Vegan civil rights activist and former San Francisco 49’ers quarterback Colin Kaepernick was the recipient of the prestigious W.E.B. Du Bois Medal last Thursday at the Hutchins Center for African and African American Research at Harvard. The annual award recognizes individuals who have made great contributions to Black history and culture as well as those who “advocate for intercultural understanding and human rights.”
The former NFL quarterback, who was one of eight individuals recognized by the center, gained fame by kneeling during the national anthem in 2016 in order to protest against police brutality and other forms of systematic racism against Black people and people of color that are prevalent within American culture. Following the move, other professional athletes followed Kaepernick’s lead by taking a knee during the anthem in solidarity for the modern social justice movement.
“I am not going to stand up to show pride in a flag for a country that oppresses black people and people of color. To me, this is bigger than football and it would be selfish on my part to look the other way,” said Kaepernick in a post-game interview. “There are bodies in the street and people getting paid leave and getting away with murder,” he continued, hinting at the murders of Trayvon Martin, Eric Garner, Michael Brown, Tamir Rice, Sandra Bland, and many others who have been killed without consequence.
kaepernick’s acceptance speech
“I’m going to start by sharing a story of when I first took a knee,” Kaepernick said in his acceptance speech. “That following week, a whole high school football team — Castlemont High School, Oakland California — their whole football team took a knee in support of what I was doing. So I went to go visit these young brothers and spend game day with them, and I’m in the locker room with them. They’re getting ready, they’re getting prepped, and I hear them talking back and forth, getting hyped up, and I hear one of the young brothers say, ‘We don’t get to eat at home, so we’re going to eat on this field.’ That moment has never left me, and I’ve carried that everywhere I went.”
Kaepernick became a polarizing figure following the protest that gave national attention to the Black Lives Matter movement. A September 2016 survey revealed that much of the ire came from white fans, with 37 percent saying that they disliked Kaepernick “a lot” up from 7 percent in 2014. However, Kaepernick’s jersey became the top seller on the NFL website, showing that many more supported his actions. The same survey revealed that 42 percent of African American fans liked Kaepernick “a lot.” Many veterans, who some have said were disrespected by the action of taking a knee, have vocalized their support for the activist.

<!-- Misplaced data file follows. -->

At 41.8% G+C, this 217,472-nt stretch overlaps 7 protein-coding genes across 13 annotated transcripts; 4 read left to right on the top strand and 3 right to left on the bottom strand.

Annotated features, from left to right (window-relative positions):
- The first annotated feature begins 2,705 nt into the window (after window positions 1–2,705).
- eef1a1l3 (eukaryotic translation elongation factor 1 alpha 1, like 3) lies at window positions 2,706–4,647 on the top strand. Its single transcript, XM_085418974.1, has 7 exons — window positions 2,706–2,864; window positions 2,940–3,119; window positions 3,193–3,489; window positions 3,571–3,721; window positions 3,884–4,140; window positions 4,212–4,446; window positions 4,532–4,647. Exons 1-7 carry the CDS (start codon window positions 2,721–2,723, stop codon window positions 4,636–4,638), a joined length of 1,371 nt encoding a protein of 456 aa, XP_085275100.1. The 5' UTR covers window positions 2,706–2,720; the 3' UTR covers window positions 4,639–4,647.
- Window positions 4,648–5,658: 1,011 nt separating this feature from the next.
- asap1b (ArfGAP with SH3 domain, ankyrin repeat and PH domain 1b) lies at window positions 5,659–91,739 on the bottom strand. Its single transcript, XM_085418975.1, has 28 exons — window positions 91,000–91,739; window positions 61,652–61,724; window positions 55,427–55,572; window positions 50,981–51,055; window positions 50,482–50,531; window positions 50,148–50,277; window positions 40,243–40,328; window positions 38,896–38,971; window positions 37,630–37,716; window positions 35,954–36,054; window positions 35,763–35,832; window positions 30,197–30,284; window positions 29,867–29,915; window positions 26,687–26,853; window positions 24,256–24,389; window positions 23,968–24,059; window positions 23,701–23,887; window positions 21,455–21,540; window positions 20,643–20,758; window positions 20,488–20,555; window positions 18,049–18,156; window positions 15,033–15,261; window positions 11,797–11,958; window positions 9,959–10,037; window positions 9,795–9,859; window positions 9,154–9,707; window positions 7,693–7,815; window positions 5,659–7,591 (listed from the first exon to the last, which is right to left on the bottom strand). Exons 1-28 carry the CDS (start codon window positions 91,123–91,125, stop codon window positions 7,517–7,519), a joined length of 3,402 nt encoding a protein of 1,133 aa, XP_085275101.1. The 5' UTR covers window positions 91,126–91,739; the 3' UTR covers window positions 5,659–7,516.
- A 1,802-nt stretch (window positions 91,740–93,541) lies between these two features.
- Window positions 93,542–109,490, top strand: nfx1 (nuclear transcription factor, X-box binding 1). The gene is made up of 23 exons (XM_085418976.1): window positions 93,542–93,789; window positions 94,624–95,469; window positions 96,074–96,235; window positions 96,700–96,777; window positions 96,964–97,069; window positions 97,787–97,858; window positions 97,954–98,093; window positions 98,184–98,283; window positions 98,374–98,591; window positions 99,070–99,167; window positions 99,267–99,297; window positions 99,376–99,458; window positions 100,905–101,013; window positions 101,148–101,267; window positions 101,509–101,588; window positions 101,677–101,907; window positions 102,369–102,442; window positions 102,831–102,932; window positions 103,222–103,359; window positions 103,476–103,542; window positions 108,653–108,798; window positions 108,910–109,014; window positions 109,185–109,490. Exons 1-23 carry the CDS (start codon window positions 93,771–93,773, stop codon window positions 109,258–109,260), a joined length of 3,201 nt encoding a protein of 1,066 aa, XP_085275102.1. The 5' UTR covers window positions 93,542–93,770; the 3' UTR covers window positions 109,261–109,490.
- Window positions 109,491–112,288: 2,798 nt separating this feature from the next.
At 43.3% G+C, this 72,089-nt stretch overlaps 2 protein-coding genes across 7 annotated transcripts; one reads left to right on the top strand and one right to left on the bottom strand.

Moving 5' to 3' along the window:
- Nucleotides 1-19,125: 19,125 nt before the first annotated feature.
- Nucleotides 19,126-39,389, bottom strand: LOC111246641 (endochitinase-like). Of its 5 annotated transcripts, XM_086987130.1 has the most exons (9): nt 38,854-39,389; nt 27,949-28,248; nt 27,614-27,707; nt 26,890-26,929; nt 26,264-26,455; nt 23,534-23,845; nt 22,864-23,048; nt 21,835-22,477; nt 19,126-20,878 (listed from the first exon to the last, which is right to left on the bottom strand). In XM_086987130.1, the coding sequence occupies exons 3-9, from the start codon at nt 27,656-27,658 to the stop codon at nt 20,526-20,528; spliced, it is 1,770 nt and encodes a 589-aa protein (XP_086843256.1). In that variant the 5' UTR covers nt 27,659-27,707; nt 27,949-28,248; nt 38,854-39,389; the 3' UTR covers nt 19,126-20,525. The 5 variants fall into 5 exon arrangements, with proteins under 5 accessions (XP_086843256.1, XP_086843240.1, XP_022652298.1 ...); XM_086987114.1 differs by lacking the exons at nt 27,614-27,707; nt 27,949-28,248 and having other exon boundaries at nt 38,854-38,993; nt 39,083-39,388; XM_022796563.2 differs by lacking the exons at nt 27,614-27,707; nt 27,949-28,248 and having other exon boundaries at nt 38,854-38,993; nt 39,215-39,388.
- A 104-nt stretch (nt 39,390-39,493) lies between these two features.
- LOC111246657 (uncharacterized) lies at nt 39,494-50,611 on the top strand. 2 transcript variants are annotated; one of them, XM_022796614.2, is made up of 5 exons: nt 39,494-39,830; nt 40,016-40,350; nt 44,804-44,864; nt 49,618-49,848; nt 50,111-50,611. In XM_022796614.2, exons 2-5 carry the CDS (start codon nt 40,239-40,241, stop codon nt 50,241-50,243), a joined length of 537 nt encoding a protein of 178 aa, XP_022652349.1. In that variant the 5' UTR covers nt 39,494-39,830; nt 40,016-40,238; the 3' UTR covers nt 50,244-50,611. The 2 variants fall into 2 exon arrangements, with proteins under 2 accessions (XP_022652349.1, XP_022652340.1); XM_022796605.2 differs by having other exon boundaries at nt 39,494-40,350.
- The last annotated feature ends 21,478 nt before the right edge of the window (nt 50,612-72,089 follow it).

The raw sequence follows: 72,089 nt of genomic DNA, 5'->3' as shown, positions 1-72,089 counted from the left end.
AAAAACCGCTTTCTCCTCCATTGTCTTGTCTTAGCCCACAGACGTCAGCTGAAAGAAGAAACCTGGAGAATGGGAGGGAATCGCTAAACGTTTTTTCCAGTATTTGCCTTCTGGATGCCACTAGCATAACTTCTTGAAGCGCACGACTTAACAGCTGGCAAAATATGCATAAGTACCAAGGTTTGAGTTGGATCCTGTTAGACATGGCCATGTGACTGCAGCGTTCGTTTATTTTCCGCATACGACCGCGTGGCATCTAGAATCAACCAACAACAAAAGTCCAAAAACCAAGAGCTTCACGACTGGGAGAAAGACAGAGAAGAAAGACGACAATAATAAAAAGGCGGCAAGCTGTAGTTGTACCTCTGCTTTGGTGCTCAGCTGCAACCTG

Despite backlash and ongoing litigation against the NFL due to the fact that the league may have colluded to keep Kaepernick from having a career in football, he has remained steadfast in his values and continues to use his voice to inspire others to stand up against racism. The NFL has declined to comment on the matter.
“And I think that’s the reality of what I’ve fought for, what so many of us have fought for. People live with this every single day, and we expect them to thrive in situations where they’re just trying to survive,” Kaepernick continued. “And I feel like it’s not only my responsibility, but all our responsibilities — as people that are in positions of privilege, in positions of power — to continue to fight for them, and uplift them, empower them. Because if we don’t, we become complicit in the problem. It is our duty to fight for them and we are going to continue to fight for them.”
“Love is at the root of our resistance, and it will continue to be, and it will fortify everything we do,” he continued.
This is not the first time that Kaepernick has been recognized for his actions. Last year, he was named “Citizen of the Year” by men’s magazine GQ. Earlier this year, athletic wear brand Nike announced Kaepernick as the face of its new advertising campaign which encourages others to “believe in something, even if it means losing everything.” The contract includes an apparel line where proceeds will be donated to his civil rights charity, Know Your Rights, a free campaign that educates youth on their rights and interacting with law enforcement.
Kaepernick is also the recipient of the Sports Illustrated Muhammad Ali Legacy Award, the ACLU’s Eason Monroe Courageous Advocate Award, The Puffin/Nation Institute’s Prize for Creative Citizenship, and Amnesty International’s Ambassador of Conscience Award.
A vegan since 2016, Kaepernick’s website states that he “works to fight oppression of all kinds globally.”
Image Source/Colin Kaepernick
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